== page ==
I’m hard on boots.
I keep a pair of slip-on rubber boots by the back door. I like waterproof boots which keep my feet dry through dew, rain, snow and mud. I like boots that are almost knee-high so that I can stand in the pond and pull weeds. I like boots sturdy enough to stomp on electric fence posts, and not rip when a goat stands on my foot. I also like to buy my boots on sale because I know from experience that in no time at all they’ll look like this:
Those charming pink boots were bought (on sale!) in England in May. Only five months ago they were bright pink. They’re now cracked and soggy inside.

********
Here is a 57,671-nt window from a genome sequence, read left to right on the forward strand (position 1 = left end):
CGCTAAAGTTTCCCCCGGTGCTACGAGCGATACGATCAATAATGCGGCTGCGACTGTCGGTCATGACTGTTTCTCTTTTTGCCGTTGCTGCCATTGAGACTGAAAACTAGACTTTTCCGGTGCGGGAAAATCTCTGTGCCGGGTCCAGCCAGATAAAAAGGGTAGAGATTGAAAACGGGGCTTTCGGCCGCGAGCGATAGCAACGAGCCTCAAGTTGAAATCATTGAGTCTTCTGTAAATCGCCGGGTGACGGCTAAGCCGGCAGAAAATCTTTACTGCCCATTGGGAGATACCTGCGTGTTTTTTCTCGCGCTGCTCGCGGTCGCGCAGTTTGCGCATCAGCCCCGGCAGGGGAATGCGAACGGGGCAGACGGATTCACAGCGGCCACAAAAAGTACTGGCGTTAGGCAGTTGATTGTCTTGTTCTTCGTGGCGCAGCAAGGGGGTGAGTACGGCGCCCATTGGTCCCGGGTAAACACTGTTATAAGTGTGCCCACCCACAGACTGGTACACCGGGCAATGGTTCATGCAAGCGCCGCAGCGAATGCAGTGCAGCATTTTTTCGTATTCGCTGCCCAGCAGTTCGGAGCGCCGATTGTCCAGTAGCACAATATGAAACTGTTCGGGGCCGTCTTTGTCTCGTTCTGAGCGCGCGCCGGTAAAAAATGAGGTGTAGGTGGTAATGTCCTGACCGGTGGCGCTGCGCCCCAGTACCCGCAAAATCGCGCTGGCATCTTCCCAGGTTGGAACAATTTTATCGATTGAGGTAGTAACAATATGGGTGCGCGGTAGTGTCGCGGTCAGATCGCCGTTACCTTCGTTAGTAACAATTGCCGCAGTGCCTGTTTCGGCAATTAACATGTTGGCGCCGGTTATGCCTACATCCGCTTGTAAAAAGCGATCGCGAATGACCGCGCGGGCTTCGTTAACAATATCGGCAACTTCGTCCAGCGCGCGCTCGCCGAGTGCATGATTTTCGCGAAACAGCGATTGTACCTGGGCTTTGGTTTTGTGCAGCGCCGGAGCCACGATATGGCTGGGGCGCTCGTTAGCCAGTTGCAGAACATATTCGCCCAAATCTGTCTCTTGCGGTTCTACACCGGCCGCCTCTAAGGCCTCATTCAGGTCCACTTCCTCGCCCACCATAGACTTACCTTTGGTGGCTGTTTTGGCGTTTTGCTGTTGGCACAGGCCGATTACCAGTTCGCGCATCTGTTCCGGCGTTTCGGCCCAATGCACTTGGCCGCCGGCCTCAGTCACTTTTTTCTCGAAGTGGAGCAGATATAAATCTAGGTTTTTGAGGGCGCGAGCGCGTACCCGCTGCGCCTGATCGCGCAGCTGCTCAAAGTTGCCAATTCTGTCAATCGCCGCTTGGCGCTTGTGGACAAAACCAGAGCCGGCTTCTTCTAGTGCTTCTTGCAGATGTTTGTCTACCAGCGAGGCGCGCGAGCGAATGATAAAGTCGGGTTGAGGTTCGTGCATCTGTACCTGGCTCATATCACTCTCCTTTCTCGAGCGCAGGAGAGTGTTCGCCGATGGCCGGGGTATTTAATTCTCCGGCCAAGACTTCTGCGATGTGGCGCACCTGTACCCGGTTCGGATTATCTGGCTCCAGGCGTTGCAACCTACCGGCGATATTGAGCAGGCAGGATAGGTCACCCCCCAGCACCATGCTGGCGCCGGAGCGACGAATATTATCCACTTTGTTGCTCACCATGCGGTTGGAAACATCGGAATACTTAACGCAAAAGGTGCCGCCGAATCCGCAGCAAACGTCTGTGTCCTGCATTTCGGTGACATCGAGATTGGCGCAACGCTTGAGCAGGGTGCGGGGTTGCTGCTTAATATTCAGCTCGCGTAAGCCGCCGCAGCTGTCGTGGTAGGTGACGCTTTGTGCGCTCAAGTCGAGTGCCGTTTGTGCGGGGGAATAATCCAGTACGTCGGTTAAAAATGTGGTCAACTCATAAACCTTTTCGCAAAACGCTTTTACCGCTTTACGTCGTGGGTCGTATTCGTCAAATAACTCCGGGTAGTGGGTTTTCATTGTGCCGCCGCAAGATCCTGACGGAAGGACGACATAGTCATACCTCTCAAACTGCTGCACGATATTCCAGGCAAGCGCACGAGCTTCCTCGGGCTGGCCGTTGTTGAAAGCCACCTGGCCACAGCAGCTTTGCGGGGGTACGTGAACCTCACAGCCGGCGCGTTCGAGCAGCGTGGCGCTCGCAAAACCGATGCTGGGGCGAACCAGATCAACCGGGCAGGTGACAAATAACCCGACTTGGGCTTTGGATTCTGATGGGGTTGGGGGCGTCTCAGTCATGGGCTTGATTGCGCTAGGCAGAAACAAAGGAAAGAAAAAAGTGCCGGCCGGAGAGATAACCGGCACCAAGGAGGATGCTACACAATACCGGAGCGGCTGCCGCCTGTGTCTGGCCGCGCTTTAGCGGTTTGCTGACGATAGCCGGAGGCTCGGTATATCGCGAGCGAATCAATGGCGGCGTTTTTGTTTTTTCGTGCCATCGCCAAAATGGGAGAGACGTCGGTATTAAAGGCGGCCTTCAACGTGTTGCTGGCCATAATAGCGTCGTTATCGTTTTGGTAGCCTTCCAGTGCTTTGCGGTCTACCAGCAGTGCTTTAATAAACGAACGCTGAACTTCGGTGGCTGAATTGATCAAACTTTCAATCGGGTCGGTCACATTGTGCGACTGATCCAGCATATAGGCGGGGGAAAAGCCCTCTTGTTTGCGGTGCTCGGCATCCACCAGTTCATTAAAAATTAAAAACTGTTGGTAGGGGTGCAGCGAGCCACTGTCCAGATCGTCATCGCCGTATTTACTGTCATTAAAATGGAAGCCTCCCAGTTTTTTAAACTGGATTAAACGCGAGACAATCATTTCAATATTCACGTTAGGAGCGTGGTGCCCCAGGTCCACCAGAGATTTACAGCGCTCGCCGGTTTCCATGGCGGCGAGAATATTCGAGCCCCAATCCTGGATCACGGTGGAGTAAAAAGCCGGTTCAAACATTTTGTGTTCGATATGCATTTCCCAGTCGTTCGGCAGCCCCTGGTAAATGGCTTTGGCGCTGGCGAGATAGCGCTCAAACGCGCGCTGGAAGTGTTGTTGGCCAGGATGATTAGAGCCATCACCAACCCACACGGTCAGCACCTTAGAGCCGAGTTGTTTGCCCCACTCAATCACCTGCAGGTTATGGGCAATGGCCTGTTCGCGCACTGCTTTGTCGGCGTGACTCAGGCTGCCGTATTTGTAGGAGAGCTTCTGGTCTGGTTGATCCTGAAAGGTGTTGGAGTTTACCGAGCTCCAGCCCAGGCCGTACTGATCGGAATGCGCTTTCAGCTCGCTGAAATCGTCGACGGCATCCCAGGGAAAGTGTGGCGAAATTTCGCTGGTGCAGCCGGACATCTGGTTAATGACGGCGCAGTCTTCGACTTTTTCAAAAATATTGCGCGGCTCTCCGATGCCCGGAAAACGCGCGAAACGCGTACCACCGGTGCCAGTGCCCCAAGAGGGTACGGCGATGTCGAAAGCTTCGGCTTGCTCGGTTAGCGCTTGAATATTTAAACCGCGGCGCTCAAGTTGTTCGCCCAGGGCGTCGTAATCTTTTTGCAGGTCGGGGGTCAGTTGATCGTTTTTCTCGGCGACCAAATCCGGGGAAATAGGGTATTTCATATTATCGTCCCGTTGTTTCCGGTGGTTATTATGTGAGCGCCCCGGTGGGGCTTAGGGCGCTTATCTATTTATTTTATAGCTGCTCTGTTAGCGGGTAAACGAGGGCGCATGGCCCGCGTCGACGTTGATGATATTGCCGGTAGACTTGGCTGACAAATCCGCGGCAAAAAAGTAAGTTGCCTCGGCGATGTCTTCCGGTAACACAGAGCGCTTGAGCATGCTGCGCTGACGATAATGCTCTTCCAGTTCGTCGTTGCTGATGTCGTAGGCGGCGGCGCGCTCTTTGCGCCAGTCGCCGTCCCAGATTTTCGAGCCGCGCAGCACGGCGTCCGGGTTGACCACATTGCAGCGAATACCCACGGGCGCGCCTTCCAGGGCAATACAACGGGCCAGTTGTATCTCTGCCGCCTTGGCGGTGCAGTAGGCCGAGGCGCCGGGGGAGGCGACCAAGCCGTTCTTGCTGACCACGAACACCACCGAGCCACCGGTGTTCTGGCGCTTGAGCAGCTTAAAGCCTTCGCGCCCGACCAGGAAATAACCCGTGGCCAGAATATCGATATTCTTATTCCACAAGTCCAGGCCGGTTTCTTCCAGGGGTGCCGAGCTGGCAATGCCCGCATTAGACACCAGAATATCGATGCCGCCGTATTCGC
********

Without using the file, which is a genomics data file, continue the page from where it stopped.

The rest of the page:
I’ve bought expensive boots; I’ve worn LL Bean boots and Muck boots, and I’ve even bought Coach rubber boots. In a few short months they all end up looking like those pink boots. Replacing boots is one of the costs of having chickens and goats. Manure eats away at rubber, sunshine dries and cracks it, and cold makes it brittle. If I weren’t tromping around outside with my animals, my boots would look pristine. Disreputable boots are an indicator of a life well-lived.
This morning, with no boots to wear, I mucked out the barn in my crocs. Goat “berries” smooshed on my socks, which were already damp from walking across the wet lawn. It’s time to go shopping for new boots.